Launch Task
1 Lesson

Lottery (MARS): In this task, you must use math to decide whether a lottery idea will make money.

Big Ideas for Development Lessons
34 Weeks (approximately 1 week per big idea)

Big Idea 1: Experimental probability can be calculated and the result can be expressed in multiple ways.

OASM: PA.D.2.1, PA.D.2.3 
Key Resources

Simulating Multistep Experiments (OpenUp): In this lesson, students see that multiple chance events can be completed in a row to simulate a compound event. In this case, it is important to communicate precisely what represents one outcome of the simulation.
 MultiStep Experiments (OpenUp): In this lesson, students continue writing out the sample spaces for compound events and also begin using those sample spaces to calculate the probability of certain outcomes.
Big Idea Probe

Evidence of Understanding
Calculate experimental probabilities
Compare and contrast dependent and independent events

Big Idea 2: Experimental probability can be used to make predictions.

OASM: PA.D.2.1 
Key Resources

Candy Populations (Georgia Department of Education): In this task, students will draw inferences about a population of M&Ms based upon random samples of M&Ms using proportional reasoning developed in 7th grade.

Predicting Populations (Georgia Department of Education): In this task, students will use populations, samples, and proportions in order to make predictions about total population size.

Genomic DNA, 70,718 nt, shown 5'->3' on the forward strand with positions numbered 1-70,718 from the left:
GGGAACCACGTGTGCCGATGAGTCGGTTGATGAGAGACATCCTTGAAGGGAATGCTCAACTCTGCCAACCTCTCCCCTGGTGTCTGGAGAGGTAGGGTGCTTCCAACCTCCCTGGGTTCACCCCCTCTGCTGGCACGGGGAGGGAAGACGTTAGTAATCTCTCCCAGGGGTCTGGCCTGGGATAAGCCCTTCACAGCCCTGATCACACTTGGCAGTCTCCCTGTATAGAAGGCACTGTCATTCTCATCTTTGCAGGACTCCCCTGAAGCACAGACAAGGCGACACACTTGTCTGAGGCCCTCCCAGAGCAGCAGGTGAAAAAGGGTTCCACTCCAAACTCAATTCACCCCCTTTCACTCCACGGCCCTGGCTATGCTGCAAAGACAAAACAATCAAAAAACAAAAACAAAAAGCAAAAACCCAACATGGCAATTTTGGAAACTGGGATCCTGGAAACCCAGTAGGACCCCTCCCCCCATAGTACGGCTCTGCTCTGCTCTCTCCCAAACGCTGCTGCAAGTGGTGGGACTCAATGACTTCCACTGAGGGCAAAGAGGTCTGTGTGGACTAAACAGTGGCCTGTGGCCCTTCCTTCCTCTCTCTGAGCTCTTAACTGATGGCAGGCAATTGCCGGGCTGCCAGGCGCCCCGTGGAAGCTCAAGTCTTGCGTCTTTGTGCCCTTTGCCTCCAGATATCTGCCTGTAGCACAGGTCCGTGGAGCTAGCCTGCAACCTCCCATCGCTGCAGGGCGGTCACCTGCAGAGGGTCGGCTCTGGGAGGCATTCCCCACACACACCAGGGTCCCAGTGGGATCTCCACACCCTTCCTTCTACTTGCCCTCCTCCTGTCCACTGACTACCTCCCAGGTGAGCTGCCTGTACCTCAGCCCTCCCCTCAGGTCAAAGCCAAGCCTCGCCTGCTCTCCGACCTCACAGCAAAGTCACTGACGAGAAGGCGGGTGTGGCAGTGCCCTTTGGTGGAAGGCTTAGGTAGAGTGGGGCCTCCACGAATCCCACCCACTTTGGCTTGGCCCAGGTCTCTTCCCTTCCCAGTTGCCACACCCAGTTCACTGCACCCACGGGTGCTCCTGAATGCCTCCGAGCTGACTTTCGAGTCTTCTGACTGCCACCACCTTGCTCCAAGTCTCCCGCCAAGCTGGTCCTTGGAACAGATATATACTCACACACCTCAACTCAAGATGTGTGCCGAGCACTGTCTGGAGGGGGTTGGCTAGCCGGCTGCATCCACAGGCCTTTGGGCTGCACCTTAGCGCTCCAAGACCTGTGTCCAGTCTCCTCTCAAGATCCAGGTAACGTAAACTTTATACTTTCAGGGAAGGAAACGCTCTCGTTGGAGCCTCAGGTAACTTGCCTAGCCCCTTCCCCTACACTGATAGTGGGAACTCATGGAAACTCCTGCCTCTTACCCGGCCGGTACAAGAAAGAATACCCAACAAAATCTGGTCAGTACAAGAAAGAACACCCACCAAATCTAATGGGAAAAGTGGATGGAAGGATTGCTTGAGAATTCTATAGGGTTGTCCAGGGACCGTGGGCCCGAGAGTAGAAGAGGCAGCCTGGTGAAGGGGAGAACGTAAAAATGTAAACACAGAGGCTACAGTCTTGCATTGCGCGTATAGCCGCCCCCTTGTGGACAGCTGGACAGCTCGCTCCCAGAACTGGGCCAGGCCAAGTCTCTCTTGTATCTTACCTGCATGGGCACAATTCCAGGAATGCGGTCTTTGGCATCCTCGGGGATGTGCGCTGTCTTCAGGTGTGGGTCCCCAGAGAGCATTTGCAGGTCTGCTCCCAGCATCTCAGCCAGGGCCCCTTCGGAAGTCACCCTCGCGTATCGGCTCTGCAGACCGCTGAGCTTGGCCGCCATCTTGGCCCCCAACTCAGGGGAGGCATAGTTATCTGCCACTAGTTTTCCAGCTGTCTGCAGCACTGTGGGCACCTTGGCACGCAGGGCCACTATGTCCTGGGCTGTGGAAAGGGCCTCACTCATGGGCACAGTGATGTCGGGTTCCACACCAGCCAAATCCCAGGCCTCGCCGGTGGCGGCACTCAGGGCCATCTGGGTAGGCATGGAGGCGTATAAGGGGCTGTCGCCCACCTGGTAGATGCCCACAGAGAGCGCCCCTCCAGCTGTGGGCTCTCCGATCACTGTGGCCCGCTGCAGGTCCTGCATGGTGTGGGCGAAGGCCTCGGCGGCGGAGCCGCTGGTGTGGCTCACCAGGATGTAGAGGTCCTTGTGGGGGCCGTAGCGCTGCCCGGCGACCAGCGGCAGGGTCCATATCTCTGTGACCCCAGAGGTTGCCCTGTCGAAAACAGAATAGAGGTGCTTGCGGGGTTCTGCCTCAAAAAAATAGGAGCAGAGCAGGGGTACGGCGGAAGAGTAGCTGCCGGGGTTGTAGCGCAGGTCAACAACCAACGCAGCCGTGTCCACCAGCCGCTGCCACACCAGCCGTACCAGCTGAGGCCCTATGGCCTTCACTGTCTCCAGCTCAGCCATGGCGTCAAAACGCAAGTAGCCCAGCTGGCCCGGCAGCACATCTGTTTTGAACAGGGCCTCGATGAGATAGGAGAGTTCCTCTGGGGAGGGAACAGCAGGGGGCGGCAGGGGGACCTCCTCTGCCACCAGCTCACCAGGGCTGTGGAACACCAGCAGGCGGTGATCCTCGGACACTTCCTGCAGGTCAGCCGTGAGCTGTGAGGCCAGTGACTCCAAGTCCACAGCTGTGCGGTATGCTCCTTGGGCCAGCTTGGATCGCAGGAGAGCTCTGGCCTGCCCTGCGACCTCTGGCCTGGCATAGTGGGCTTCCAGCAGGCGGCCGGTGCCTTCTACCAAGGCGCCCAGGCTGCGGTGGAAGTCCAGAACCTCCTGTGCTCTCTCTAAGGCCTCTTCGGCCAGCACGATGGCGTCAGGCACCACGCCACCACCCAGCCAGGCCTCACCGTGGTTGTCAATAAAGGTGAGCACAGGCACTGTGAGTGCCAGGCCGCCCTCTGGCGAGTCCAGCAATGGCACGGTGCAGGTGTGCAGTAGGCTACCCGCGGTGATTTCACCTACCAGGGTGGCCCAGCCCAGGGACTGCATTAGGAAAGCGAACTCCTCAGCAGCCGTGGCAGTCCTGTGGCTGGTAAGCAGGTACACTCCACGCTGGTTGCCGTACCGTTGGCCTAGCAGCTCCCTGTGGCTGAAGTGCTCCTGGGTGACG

Big Idea Probe

Evidence of Understanding
Use experimental probability to make predictions when actual probabilities are unknown

Big Idea 3: Samples are used to generalize a population.

OASM: PA.D.2.2 
Key Resources

Estimating Population Proportions (OpenUp): In this lesson students make predictions about proportions of the population. In statistics the term proportion is used to refer to a number from 0 to 1 that represents the fraction of the data that belongs to a given category.

Sampling in a Fair Way (OpenUp): In this lesson, students consider different methods of selecting a sample. Students begin by critiquing different sampling methods for their benefits and drawbacks. In particular, students notice that some sampling methods are more biased than others.
Big Idea Probe

Evidence of Understanding
Determine how different samples are chosen to draw conclusions and support the conclusion about generalizing a sample of a population

Including:

Random samples

Limited samples

Biased samples

Unit Closure
1 Week (includes time for probes, reengagement, and assessment)

 Memory Test (OpenUp): This lesson gives students a chance to use the material they have learned in the unit with the final goal of comparing two populations.

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